Among the assumptions incorporated into the model for this application was that dolutegravir would exhibit a similar rate of resistance to that of the protease inhibitor, atazanavir (Reyataz, Bristol-Myers Squibb) boosted with ritonavir (Norvir, Abbvie). The investigators inferred this would be approximately 27 times lower than the resistance rate for efavirenz.
Dr. Phillips and colleagues reported the model predicted that a transition to a dolutegravir-based first-line regimen in regions with >10% NNRTI drug resistance would be the most cost-effective approach and achieve the most health benefits, with a reduction of about 1 death per year per 100 individuals on ART over the next 20 years.
The results were considered by the WHO Guidelines Group, which subsequently issued a consensus statement recommending that regions with >10% NNRTI drug resistance “urgently consider” a first-time ART regimen that does not contain an NNRTI.
“The urgency of the transition will depend largely on the country-specific prevalence of NNRTI resistance,” Dr. Phillips and colleagues noted.
Other Purpose-Built HIV Models
The HIV Synthesis Model is one of several models that have been brought into the HIV Modelling Consortium in the Department of Infectious Disease Epidemiology at the Imperial College London, which is funded by a grant from the Bill & Melinda Gates Foundation. The Consortium leads coordinated interaction between modeling groups and policy makers, in conjunction with targeted and responsive commissioning of new work.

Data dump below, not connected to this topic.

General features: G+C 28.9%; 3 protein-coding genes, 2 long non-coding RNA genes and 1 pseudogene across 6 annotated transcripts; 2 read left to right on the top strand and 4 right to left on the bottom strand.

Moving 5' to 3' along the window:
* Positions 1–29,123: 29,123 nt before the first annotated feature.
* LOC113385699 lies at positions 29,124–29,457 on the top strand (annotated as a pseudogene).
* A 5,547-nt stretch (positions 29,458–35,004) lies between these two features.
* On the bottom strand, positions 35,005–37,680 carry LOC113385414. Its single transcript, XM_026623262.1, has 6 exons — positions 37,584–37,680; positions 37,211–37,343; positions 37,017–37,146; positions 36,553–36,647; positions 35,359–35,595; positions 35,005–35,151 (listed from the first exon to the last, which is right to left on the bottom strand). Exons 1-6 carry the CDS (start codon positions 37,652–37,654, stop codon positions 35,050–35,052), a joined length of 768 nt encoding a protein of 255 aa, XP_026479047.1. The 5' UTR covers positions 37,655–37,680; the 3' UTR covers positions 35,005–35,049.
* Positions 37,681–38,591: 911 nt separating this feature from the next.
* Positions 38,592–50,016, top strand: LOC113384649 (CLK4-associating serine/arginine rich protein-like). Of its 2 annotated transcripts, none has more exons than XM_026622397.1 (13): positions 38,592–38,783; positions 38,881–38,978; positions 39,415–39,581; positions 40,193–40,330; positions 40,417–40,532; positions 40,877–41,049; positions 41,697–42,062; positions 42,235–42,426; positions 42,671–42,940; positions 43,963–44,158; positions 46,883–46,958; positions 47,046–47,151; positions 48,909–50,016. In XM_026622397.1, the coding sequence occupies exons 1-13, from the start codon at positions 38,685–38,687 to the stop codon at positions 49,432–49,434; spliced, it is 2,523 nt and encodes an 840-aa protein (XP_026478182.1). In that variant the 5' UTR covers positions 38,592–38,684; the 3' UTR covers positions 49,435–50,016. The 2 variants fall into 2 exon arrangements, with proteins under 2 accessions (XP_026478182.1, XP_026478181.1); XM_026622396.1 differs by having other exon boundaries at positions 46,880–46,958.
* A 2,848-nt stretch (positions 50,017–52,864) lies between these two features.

“Its central objective is to help improve scientific support for decision making by coordinating a wide range of research activities in the mathematical modeling of the HIV epidemic,” according to a statement.
In addition to the HIV Synthesis Model, examples of other models in the Consortium and their uses include:
- ASSA: Assess effects of prevention and treatment programs, demographic impact of HIV, and understanding of epidemic drivers.
- BBH: Investigate resource allocation issues, including cost-effectiveness of combination interventions and optimal allocation of a fixed budget across different interventions.
- Birger Saigon IDU Model: Consider HIV-HCV co-infection, prevention, mortality.
- Eaton, Hallett, Garnett 2011: Explore interaction between concurrent sexual partnerships and elevated infectiousness during primary HIV infection.
- ICRC HIV Transmission Model: Evaluate ART as treatment and as PrEP (pre-exposure prophylaxis).
- Menzies TB-HIV: Weigh burden of this comorbidity and evaluate resource utilization of interventions for both diseases
- PopART: Examine effects of universal testing and universal “test and treat.”
The HIV Synthesis Model, described as an individual-based stochastic simulation model, is calibrated with Approximate Bayesian Computation to input parameter values that enable modeled outcomes that are similar to what would be observed if there were sufficient surveillance data available in the real-world setting.
“However, it is nowhere close to being able to replace the need for actual clinical studies, of course, in discerning differences in outcomes between where such studies are feasible,” Dr. Phillips told HCA.
“We have used the model now in around 20 papers on different questions, and I have been quite surprised that new questions continue to emerge for which our model can provide some useful insights in relation to potential effectiveness and cost-effectiveness,” he concluded.
A previous version of this article was published on Healthcare Analytics News.